The Blog: Pastor Parsley's Personal Blog Pastor Rod Parsley

‘Not Mine to Begin With’

2/11/2014 1:00:00 PM — At one point in my message last Sunday, I asked for someone in the congregation to bring me $100. One of our newest elders, Germaine Brunson, popped up from his seat on the front row and ran directly to me with the money. Later, I called him back up to ask him some questions about what he did, and the answers revealed the method to my madness.

You see, I had given Germaine the money before the service and let him know I’d be asking him for it back at some point. It wasn’t hard for him to give up $100, because it wasn’t his to begin with. My point: since God owns it all, why do we act like we own anything?

Though Germaine had possessed that $100, it wasn’t his. He was its steward for a time. And that’s the way we need to think of our possessions. They belong to God, and His Word tells us that He expects us to return a tithe, or 10 percent, of it to Him to finance the work of the Kingdom, in addition to offerings.

When we are faithful to God’s commands concerning the tithe and offerings, as I’ve learned time and time again, God will allow you to do more with the 90 percent you have left than you could possibly do on your own with all of what “you have.”

So giving is a matter of the Word, but in a very real sense it’s also a matter of the heart. How do you feel about giving tithes and offerings? Is it a joy, or is it a bill that you grudgingly pay? The Bible says that our attitude toward giving matters a great deal:
“If among you, one of your brothers should become poor, in any of your towns within your land that the Lord your God is giving you, you shall not harden your heart or shut your hand against your poor brother, but you shall open your hand to him and lend him sufficient for his need, whatever it may be. Take care lest there be an unworthy thought in your heart and you say, 'The seventh year, the year of release is near,' and your eye look grudgingly on your poor brother, and you give him nothing, and he cry to the Lord against you, and you be guilty of sin. You shall give to him freely, and your heart shall not be grudging when you give to him, because for this the Lord your God will bless you in all your work and in all that you undertake.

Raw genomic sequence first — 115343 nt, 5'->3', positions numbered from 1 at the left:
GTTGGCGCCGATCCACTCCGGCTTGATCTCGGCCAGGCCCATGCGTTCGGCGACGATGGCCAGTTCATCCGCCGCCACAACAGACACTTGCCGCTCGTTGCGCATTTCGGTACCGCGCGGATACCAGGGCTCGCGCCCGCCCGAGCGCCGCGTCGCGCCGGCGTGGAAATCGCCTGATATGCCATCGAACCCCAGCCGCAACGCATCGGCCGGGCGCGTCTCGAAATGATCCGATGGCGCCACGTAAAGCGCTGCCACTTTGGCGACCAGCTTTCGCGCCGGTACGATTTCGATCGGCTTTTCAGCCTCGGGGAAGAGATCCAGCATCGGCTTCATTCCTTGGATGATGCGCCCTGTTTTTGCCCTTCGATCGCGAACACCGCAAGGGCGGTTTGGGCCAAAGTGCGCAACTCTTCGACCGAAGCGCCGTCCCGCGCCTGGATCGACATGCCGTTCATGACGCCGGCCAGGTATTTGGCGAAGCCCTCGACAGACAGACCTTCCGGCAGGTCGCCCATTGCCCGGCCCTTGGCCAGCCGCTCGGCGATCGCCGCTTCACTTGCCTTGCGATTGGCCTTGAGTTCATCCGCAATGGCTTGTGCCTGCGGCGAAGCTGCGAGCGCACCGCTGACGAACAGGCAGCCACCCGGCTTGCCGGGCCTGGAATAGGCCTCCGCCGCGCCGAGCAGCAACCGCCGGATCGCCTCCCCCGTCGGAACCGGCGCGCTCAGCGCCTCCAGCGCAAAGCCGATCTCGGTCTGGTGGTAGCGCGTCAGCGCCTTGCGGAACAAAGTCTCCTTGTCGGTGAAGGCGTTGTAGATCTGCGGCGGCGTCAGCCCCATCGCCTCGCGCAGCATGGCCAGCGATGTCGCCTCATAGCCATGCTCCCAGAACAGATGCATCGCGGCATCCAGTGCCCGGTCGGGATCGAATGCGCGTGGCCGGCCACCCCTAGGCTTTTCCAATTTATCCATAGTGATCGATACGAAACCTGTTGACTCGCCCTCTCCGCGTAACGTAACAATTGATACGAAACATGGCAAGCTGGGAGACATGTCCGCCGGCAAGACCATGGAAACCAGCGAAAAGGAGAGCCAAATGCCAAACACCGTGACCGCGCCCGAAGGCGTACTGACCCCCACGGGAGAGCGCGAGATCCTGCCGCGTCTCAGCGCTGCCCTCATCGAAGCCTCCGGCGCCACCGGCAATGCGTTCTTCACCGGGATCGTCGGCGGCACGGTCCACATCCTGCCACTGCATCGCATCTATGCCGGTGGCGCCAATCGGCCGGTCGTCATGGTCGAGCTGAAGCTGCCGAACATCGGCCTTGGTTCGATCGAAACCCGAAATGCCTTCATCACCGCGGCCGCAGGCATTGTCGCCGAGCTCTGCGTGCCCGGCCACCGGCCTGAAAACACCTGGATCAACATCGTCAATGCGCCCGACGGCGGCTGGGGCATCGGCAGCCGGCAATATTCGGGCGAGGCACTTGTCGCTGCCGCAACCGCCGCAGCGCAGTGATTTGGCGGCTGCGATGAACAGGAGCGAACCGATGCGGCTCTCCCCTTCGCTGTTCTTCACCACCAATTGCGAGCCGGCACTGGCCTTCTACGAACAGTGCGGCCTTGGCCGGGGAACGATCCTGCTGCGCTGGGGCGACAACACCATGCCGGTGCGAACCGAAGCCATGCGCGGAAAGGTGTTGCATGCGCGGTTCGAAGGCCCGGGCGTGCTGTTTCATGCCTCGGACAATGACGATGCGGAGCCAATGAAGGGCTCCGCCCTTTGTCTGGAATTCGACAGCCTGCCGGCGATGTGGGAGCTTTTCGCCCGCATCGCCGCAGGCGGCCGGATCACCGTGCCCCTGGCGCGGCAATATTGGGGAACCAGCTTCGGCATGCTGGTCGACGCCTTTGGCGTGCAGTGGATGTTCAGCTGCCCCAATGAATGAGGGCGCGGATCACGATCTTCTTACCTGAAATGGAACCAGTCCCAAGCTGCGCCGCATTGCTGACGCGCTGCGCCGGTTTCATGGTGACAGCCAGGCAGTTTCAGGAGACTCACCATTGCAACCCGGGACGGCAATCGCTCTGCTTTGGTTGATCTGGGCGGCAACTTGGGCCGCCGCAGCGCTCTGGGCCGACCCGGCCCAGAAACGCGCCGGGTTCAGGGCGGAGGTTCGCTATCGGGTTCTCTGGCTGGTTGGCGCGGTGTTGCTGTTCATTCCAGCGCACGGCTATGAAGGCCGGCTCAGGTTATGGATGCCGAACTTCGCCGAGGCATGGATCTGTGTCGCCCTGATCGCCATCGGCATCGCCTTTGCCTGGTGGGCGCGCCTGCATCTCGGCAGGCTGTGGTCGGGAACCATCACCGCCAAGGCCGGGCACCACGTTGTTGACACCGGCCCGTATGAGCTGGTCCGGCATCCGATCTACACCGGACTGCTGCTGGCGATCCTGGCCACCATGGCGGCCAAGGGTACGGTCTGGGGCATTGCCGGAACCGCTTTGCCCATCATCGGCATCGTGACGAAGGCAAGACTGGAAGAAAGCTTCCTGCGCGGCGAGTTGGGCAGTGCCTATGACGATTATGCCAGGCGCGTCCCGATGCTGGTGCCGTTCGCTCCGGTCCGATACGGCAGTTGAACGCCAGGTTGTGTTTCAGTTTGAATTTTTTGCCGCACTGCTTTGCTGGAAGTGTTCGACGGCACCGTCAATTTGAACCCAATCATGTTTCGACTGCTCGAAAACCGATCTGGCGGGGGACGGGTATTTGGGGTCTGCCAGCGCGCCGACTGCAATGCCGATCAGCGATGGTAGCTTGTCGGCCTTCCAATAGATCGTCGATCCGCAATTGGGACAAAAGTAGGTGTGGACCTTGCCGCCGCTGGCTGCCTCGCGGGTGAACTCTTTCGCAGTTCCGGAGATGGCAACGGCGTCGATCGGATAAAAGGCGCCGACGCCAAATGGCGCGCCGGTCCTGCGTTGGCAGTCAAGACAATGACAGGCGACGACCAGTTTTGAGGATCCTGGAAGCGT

- Deuteronomy 15:7-10, ESV, emphasis added
There’s another key point in the passage above – that we are to be generous with our neighbor who has fallen upon hard times, and to give him or her that which he or she needs. But you can’t do that until your own needs are met! It’s like the instructions you are given on an airplane trip – if the oxygen masks come down from the ceiling, you put your mask on first so you have the ability to help someone else. Likewise, our abundance permits us to bless others, because we aren’t expected to give to another while leaving pressing needs of our own unmet.

When we give out of our surplus, there is a great joy in giving to another, whether it’s something he or she desperately needs or an extravagance of some sort. Recently a member of our staff was sought out by one of his students who had given her a ticket to an important high-school basketball game on our campus. She had run into another student who hadn’t gotten a ticket and didn’t have money for one, and she reasoned that our staff member would be willing to provide one for her friend as well (he was). I enjoy sending a valued employee on an expenses-paid evening on the town as a reward for service above and beyond the call of duty. It’s fun to bless people! And, it’s easy to imagine that God feels the same way about blessing us.

Lots of people, unfortunately, don’t understand that feeling because they are fundamentally selfish. What’s theirs is theirs, and nobody has any business making a claim on it. Maybe you know someone like that. Maybe you’ve been someone like that. What’s disappointing is when that attitude shows up in the Church among people who give solely because they believe God will bless them if they do.

Don’t misunderstand – receiving from God can be one motivation for giving to Him. But if your motivation to give is only because you will receive, you’ve done nothing but perfect the art of selfishness. Make no mistake, God weighs motives when seeking out who to bless:
“All the ways of a man are pure in his own eyes,
but the Lord weighs the spirit.”
- Proverbs 16:2, ESV
And when He’s done weighing the spirit, He blesses us accordingly. And that’s how He finances the Gospel – by blessing people who have realized they are stewards and not owners.

A generous spirit motivated by love is what He seeks to bless.